Early Bonding Experiences, Social Support, and Quality of Life Among Women in Substance Abuse Treatment
Methods: Data were collected from 369 women one week following intake to one of three substance abuse treatment programs. Criteria for study eligibility included being at least 18 years old, and having a diagnosis of alcohol and /or drug dependence. The World Health Organization Quality of Life Scale was utilized to assess overall QoL. The Parental Bonding Instrument assessed women’s early bonding experiences with their own parents during childhood. Social support was examined using both the Interpersonal Support Evaluation List (ISEL) and EgoNet- a computerized assessment of personal network characteristics. Hierarchical regression was performed to examine the unique contributions of early bonding experiences, social support, and personal network characteristics on QoL.
Results: Participant’s average age was 36.5 (SD=10.4). Most identified as Black-African American (59.8%), and had less than a high school education (56.5%); 73.3% had a dual disorder, and 58.9% were dependent on more than one substance. Over half (58.9%) were in outpatient treatment while 41.1% were in residential treatment. Only 9.8% were currently employed, and 43% had been homeless at some time in their lives. Women’s addiction histories averaged 6.41 years (SD= 7.76) and ranged from 0-38. The multivariate regression model (F(6, 229)=34.054, p<.001) including demographic variables, trauma symptoms, Parental Bonding Instrument scores and social support (ISEL) accounted for 52.2% of the variance in QoL satisfaction. Parental Bonding (β=.156, p<.01) and social support (β=.284, p<.001) each predicted quality of life. Personal network characteristics also associated with QoL included sobriety support (β=.125, p<.05) with final model accounting for 41% of the variance in QoL, relationship closeness (β=.210, p<.001) with final model accounting for 42.1% of variance, and number of individuals in the network using alcohol/drugs ((β=-.145, p<.05) with final model accounting for 39% of variance.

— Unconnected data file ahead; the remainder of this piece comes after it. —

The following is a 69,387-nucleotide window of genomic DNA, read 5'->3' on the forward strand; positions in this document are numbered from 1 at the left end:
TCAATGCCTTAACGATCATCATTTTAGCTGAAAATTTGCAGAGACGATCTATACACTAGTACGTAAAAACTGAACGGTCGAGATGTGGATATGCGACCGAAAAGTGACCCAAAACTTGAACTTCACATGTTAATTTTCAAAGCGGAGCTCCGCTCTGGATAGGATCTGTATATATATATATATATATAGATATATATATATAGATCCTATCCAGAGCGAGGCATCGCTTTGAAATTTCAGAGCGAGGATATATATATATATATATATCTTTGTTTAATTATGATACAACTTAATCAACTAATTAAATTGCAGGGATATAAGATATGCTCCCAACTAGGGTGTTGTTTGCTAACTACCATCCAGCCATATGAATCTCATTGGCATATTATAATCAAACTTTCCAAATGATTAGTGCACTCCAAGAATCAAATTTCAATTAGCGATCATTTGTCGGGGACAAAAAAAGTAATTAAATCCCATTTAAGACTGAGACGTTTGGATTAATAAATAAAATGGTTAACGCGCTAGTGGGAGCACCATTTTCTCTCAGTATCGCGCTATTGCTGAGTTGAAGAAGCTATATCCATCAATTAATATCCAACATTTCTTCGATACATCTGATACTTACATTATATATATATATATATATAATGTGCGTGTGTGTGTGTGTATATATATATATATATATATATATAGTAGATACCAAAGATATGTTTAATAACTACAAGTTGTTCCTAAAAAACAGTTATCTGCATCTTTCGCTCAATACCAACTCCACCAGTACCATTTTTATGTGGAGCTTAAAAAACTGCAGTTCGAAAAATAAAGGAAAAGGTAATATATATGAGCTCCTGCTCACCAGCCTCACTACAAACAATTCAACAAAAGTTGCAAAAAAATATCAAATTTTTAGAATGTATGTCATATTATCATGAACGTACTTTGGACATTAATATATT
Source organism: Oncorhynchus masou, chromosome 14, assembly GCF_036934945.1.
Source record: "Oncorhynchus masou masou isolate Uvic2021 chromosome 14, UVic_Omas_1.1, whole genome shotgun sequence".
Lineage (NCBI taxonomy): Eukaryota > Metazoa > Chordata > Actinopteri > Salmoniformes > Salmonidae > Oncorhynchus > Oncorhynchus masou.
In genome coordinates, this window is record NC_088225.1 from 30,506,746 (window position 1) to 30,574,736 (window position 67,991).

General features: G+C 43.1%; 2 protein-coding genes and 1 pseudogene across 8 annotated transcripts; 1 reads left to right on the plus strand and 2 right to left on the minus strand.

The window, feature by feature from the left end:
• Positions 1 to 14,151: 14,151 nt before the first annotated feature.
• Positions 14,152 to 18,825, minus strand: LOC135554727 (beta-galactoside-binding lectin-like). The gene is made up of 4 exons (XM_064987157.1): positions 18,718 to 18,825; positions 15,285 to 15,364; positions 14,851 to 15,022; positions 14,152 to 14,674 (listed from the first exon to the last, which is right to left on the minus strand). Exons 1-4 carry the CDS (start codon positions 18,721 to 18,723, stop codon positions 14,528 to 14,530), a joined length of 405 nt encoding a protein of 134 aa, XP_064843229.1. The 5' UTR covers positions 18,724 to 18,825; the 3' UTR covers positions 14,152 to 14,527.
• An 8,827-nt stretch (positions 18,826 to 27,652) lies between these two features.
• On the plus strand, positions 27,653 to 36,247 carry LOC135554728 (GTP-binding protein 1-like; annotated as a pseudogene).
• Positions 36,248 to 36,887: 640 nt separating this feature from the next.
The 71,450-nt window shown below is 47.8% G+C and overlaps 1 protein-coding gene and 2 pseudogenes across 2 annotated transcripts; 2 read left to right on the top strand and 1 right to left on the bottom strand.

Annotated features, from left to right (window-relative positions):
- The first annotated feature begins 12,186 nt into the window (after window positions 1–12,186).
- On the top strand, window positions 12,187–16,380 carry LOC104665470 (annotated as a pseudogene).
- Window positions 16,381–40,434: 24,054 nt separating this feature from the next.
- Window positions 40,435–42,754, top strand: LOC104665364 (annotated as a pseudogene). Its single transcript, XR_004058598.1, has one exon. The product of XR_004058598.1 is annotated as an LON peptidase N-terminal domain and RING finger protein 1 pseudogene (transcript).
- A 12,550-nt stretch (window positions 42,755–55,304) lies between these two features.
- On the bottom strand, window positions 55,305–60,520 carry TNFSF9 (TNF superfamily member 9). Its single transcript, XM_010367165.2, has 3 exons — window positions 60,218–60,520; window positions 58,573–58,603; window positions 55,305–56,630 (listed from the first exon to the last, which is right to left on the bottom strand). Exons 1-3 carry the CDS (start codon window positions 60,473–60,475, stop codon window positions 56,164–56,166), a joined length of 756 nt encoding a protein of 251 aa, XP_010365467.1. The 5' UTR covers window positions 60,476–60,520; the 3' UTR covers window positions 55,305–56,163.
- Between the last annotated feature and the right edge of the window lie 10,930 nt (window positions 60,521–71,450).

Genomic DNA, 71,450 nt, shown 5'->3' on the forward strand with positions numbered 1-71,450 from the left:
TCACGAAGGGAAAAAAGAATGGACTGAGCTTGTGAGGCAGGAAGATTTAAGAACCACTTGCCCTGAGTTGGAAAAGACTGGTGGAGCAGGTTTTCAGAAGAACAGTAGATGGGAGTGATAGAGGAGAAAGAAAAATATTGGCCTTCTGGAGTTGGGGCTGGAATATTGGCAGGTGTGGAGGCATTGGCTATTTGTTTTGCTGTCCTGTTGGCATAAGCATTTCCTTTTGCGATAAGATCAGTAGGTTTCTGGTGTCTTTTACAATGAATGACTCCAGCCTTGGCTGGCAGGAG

Implications: Findings suggest the importance of early parental bonding, adult social support, and personal network characteristics as predictors of QoL for women with SUDs. Practice implications include the importance of considering the relationships between early bonding experiences, social support, personal network characteristics, and QoL when planning interventions for women with SUD and when considering their possible vulnerability to relapse. Future research will examine personal network characteristics as possible mediators in the relationship between early bonding and adult quality of life.